• Treatment patterns and health outcomes in metastatic renal cell carcinoma patients treated with targeted systemic therapies in the UK

      Hawkins, Robert; email: robert.e.hawkins@manchester.ac.uk; Fife, Kate; Hurst, Michael; Wang, Meng; Naicker, Niroshini; Nolasco, Sarah; Eisen, Tim; Matakidou, Athena; Gordon, Jason (BioMed Central, 2020-07-17)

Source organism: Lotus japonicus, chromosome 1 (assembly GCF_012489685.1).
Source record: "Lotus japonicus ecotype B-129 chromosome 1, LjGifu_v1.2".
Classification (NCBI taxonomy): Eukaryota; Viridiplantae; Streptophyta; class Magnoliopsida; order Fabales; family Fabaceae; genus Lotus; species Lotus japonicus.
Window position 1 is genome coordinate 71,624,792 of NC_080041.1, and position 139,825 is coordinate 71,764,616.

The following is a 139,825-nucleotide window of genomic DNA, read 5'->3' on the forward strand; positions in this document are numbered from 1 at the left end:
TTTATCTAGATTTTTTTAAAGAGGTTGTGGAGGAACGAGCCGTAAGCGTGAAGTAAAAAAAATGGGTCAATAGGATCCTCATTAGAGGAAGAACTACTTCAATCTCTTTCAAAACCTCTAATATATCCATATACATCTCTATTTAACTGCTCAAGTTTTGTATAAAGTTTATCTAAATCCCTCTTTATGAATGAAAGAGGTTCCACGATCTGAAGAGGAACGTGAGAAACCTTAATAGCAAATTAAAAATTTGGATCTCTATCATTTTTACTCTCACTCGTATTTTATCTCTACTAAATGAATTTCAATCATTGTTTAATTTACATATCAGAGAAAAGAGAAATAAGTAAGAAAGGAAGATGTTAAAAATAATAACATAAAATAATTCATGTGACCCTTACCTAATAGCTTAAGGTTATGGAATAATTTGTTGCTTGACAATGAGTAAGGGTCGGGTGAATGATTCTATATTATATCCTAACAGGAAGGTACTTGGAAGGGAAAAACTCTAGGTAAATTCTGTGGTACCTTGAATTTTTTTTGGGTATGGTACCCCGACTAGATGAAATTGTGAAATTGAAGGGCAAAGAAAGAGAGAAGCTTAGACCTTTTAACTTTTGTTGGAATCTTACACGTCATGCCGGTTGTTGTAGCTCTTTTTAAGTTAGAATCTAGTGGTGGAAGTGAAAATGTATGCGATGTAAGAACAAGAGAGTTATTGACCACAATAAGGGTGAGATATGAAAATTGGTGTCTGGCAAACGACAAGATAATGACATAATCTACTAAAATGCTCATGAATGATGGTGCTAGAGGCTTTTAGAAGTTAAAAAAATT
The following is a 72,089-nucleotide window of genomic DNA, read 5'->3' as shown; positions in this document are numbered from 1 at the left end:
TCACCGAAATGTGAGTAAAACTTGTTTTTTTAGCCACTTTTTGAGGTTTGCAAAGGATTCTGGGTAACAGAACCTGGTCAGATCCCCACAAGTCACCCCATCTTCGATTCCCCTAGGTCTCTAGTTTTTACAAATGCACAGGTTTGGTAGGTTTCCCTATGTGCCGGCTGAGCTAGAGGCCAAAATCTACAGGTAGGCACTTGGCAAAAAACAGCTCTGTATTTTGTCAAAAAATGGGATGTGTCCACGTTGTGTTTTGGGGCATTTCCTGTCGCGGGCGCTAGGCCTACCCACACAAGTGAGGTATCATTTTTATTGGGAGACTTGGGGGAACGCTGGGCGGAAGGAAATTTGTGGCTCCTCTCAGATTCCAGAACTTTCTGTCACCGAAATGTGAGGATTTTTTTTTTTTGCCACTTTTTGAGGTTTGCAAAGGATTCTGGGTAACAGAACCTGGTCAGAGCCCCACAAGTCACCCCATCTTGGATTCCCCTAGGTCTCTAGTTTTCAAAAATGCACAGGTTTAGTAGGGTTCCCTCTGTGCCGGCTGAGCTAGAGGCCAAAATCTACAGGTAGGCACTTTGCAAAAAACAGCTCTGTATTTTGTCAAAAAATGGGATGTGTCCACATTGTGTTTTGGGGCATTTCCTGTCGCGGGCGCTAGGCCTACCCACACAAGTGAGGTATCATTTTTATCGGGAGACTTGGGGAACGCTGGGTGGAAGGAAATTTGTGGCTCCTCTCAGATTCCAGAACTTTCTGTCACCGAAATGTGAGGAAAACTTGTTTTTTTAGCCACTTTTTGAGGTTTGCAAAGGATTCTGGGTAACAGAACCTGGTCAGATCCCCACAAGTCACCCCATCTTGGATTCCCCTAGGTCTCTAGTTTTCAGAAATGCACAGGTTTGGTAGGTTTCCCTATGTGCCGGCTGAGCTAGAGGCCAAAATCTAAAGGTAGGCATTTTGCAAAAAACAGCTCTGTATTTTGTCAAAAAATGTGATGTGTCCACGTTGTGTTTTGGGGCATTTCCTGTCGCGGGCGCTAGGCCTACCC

Abstract: Background: Patients with metastatic renal cell carcinoma (mRCC) treated with targeted systemic therapies have demonstrated favourable outcomes in randomised controlled trials, however real-world evidence is limited. Thus, this study aimed to determine the effectiveness of targeted systemic therapies for patients with mRCC in routine clinical practice in the UK. Methods: A retrospective, observational, longitudinal study based on chart review of newly diagnosed adult mRCC patients treated at two UK hospitals from 2008 to 2015 was conducted. Targeted systemic therapies recommended for use in mRCC patients were evaluated across first to third lines of therapy (1LOT-3LOT). Important exclusions were treatment with cytokine therapy and within non-standard of care clinical trials. Primary outcome measure was overall survival (OS); data were analysed descriptively and using Kaplan-Meyer analysis. Results: 652 patients (65.3% male, 35.0% ≥70 years) were included. In 1LOT, 98.5% of patients received sunitinib or pazopanib. In 2LOT and 3LOT, 99.0 and 94.4% received axitinib or everolimus. Median OS was 12.9, 6.5 and 5.9 months at 1LOT, 2LOT and 3LOT respectively. Estimated OS at 1-year was 52.4% (95% CI: 48.6–56.4%) in 1LOT, 31.5% (25.2–39.5%) in 2LOT and 23.8% (10.1–55.9%) in 3LOT. Median OS from 1LOT in favourable, intermediate and poor MSKCC were 39.7, 15.8 and 6.1 months respectively. Conclusions: In this study, treatment was consistent with current National Institute for Health and Care Excellence (NICE) guidelines for mRCC patients. Although the study population favoured poorer prognosis patients, outcomes were more favourable than those for England at the same time. However, overall survival in this ‘real-world’ population remains poor and indicates significant unmet need for effective and safe treatment options to improve survival among mRCC patients.